The question of why we eat maror would at first glance appear to be an obvious one. When I probe a little deeper, however, two questions emerge for me. First, why would I want to evoke pain and suffering on a night when I want to feel celebratory? My second question goes to the ritual itself. How is eating lettuce or horseradish supposed to help me experience or relate to the bitterness of slavery? No matter how much...
"Passover" By Yehuda Amichai
My father was a god and did not know it. He gave me
The Ten Commandments neither in thunder nor in furry; neither in fire nor in cloud
But rather in gentleness and love. And he added caresses and kind words
and he added “I beg You,” and “please.”
And he sang “keep” and “remember” the Shabbat
In a single melody and he pleaded and
Tonight we gather together to celebrate Passover, our holiday of freedom. We will eat a great meal together, enjoy (at least!) four glasses of wine, and tell the story of our ancestors’ liberation from slavery in Egypt. We welcome our friends and family members from other backgrounds to reflect with us on the meaning of freedom in all our lives and histories. We will consider...
There is a word in Hebrew — Teshuvah — that means return. It is an acknowledgement that there is always a chance for forgiveness, redemption and change. Our traditions teach that Passover is open to all. Everyone is welcome at this table. There is always room. Because no one is ever turned away, there is always an opportunity for a rebirth of spirit.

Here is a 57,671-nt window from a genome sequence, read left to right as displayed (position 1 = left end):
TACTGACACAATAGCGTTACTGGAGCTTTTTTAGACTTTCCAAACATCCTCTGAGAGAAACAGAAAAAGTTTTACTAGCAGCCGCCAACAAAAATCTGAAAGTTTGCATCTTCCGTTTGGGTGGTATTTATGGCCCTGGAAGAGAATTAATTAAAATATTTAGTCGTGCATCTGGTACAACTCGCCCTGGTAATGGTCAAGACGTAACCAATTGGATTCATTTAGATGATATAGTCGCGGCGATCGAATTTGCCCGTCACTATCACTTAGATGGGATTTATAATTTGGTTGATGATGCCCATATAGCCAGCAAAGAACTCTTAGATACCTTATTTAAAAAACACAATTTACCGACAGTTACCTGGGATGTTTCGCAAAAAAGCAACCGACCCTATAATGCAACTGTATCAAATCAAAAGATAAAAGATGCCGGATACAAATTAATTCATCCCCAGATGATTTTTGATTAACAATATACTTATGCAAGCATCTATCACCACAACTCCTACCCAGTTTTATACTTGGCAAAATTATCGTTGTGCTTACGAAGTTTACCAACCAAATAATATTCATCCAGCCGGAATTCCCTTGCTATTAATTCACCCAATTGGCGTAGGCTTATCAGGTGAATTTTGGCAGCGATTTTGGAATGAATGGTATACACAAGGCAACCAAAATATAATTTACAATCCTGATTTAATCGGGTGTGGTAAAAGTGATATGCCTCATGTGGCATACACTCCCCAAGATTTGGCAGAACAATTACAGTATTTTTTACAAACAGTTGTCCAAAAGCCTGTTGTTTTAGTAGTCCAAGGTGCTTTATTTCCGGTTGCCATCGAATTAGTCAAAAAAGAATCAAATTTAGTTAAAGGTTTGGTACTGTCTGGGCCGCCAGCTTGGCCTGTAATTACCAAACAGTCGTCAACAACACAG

As a sign of hospitality to all, we open the door to our...
On all other nights, we get biscuits and rolls,
Fluffy and puffy and full of air holes.
Why on this night, why, tell me why,
Only this flat stuff that’s always so dry.
On all other nights, we eat all kinds of greens,
And I’m starting to like them – except lima beans.
Why on this night, I ask on my knees,
Do we eat stuff so bitter it makes grownups ...
More Clips from Rachel Schulties
Somewhere during the course of your Passover seder this year, ask one of these questions and see how your fellow attendees respond. You can also try typing the questions on small pieces of paper, folding them up, and asking everyone around the table to choose one, read it aloud, and respond. Depending on your audience, the responses may be either...
Do you have Ashkenazi roots? Do you trace your family back to the Mediterranean or Poland? If you do, you might have a Sephardic background. In either case, for most of us these terms have lost their significance in today's "melting pot" North American society. Nevertheless, there still seems to be some debate about what you may or may not eat on Passover. Let me see if I can clarify this for you (or complicate your...
Ask virtually anyone: “Was Jesus’ Last Supper a Passover seder?” and the response is likely to be “Of course!”
Yet, Jesus could not have known what a “seder” was, let alone have modeled his Last Supper after one. The elements of even the primitive seder originated decades after he died.
The Gospels date Jesus’ ministry to the period of Pontius Pilate, Roman prefect of Judea from...